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Can Vitamin D Help with Seasonal Affective Disorder?


Many people feel down in the winter months from the lack of sunlight during the short days. Of course, sunlight is a major source of vitamin D. Researchers from Loyola University Chicago Marcella Neihoff School of Nursing (MNSON) have set out to see if dietary sources of vitamin D have the same effect on depression and mood.

Loyola is currently enrolling women in this clinical trial. In order to enter the study, they must be 18 to 70 years of age, signs of depression and no other major medical illness. Because the researchers will also evaluate the relationship between vitamin D, depression and diabetes, the women enrolled in the study will need to have stable type 2 diabetes. Eighty women will be selected and given a weekly dose of 50,000 IU of vitamin D for a period of six months.

Vitamin D has had much research lately into its positive effects on health, or rather it contribution to chronic illnesses when a person is deficient in the nutrient. In diabetes, for example, diabetes supplementation in those deficient may decrease insulin resistance.

Vitamin D has been used in the study of depression since 1989 when Professor Walter Sumpf of the University of North Carolina wrote a paper on bright light, vitamin D and depression and the results have been conflicting.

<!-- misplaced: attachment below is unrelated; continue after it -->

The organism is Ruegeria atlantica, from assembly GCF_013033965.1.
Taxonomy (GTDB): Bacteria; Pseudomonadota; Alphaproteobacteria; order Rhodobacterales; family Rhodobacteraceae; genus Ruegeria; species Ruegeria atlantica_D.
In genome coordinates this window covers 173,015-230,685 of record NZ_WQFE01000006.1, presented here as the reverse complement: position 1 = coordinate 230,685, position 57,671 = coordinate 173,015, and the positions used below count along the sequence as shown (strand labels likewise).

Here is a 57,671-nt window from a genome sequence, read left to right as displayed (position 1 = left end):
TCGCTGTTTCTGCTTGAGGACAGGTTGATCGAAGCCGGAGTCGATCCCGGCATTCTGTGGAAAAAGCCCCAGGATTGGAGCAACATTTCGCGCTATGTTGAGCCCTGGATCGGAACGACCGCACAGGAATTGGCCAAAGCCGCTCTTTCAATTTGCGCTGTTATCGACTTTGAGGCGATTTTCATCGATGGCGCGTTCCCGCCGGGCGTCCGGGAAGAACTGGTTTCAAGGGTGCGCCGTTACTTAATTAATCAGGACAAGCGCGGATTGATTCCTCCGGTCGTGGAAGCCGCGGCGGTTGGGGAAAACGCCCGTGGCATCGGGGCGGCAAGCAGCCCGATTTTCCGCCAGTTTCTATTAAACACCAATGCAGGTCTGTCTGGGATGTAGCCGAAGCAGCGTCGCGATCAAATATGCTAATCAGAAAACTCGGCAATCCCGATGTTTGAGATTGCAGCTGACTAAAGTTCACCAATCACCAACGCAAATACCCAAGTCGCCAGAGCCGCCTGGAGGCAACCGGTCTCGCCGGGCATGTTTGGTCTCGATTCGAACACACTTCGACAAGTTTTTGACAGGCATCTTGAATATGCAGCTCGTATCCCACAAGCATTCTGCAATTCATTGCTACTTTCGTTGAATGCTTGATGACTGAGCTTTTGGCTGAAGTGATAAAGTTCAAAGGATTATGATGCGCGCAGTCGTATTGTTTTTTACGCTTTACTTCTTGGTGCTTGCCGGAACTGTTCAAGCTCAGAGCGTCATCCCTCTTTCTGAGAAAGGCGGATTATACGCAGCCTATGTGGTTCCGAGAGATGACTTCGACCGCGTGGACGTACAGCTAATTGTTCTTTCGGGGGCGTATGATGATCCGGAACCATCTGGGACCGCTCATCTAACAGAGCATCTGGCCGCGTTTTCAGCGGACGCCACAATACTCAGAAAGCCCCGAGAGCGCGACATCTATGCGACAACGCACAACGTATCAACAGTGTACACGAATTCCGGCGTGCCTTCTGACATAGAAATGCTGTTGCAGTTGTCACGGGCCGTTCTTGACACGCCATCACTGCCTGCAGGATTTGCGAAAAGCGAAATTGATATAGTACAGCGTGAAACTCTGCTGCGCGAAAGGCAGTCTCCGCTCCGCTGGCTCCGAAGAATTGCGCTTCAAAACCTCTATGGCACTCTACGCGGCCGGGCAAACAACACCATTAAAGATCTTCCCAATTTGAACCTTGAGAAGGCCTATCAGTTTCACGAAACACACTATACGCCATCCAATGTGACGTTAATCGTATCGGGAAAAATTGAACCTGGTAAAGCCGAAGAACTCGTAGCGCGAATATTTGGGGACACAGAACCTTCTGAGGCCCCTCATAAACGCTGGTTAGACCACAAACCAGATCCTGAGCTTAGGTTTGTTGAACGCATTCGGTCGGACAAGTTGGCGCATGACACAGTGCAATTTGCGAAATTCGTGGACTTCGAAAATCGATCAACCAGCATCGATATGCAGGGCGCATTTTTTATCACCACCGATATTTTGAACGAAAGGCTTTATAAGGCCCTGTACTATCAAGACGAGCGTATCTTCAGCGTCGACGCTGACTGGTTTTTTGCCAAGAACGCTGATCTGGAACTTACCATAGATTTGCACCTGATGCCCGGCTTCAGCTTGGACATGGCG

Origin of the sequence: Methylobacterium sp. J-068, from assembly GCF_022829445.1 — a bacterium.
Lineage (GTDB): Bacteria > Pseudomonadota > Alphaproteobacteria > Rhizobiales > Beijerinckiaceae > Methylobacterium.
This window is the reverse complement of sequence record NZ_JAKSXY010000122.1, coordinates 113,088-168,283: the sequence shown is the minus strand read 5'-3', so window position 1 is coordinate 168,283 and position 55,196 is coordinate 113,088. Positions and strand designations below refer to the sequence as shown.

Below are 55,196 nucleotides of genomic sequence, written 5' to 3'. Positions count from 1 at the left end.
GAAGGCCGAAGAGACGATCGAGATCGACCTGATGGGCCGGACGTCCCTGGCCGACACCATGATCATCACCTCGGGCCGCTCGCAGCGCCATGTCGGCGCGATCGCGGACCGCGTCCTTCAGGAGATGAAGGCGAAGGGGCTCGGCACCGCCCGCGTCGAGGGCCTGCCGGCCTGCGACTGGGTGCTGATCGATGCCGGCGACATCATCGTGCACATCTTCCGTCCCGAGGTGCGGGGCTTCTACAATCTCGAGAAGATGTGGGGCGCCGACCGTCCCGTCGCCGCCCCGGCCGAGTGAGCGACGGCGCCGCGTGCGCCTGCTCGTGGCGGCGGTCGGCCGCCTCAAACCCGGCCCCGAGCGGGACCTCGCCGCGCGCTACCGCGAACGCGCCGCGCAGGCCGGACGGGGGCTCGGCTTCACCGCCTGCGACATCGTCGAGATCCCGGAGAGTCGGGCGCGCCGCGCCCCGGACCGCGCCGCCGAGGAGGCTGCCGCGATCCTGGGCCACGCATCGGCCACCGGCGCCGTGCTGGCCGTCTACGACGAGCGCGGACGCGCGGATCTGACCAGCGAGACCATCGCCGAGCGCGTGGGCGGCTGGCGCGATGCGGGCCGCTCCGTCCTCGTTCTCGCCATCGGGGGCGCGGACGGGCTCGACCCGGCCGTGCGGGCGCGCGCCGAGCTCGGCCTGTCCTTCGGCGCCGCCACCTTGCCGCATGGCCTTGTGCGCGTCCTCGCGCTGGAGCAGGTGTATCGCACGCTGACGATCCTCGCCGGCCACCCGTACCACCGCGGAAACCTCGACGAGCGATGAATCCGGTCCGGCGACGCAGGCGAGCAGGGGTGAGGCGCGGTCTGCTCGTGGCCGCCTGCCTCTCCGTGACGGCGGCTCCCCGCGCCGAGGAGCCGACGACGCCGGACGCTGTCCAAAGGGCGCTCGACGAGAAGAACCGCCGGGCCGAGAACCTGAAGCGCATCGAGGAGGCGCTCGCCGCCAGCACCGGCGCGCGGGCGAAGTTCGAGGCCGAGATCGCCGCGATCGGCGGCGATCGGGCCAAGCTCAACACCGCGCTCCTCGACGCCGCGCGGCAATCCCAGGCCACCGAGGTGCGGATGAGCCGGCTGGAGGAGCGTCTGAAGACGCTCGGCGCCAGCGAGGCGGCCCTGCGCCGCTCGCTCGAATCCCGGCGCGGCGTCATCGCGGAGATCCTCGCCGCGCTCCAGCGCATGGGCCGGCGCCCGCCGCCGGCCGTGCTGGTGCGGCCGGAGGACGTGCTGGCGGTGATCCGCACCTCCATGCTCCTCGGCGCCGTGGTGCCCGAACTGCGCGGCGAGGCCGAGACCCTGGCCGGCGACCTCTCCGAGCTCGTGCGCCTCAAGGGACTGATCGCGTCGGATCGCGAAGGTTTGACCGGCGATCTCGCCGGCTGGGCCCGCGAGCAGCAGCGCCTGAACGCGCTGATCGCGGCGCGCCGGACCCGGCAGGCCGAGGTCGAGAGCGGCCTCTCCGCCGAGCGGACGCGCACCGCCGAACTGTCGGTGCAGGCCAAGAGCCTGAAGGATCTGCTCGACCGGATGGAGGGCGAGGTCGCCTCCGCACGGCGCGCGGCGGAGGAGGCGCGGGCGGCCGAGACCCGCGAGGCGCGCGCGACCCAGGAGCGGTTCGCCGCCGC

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Researchers in Boston found no effect from supplementation of 400 IU of vitamin D2 on women suffering from seasonal mood changes in 1993. In 1998, Australian researchers found that a higher dose of a different form of vitamin D, 800 IU of cholecalciferol, did enhance mood in late winter months. More recently, German scientists found that depressed subjects had a slightly lower blood level of 25(OH)D than that of healthy controls.

Vitamin D is a fat-soluble vitamin essential for promoting calcium absorption to maintain bone mineralization. Without adequate vitamin D, bones can become thin, brittle, or mis-shapen. Vitamin D is also involved in immune function, neuromuscular function, and reduction of inflammation.

Some research indicates that dietary intake and sunlight may not be sufficient to maintain body levels of vitamin D and therefore more Americans need supplementation. Adequate vitamin D levels are assessed by measuring the body levels of 25-hydroxyvitamin D or 25(OH)D. Currently, blood levels greater than 37.5 nmol/L are considered adequate, although some researchers believe this to be too low.

It will be interesting to learn what the study from Loyola will find. The National Vitamin D Council has this to say regarding vitamin D and depression:
“Vitamin D may help major depression. It is too early to say. To know for sure, patients with severe major depression would have to have baseline 25(OH)D blood levels, be treated with doses of vitamin D adequate to raise their levels to at least 35 ng/mL for several months and be compared to a normal control group treated with placebo. No one has ever published such a study.”

Until then, the agency recommends that if you suffer from depression or seasonal affective disorder, do not self-treat the condition with vitamin D. Have blood levels tested, and follow the advice of your physician.



Hopefully they will test the 25(OH)D levels before, during and after the study as reaching any conclusions just based on the dose is not a sound way to judge the effect.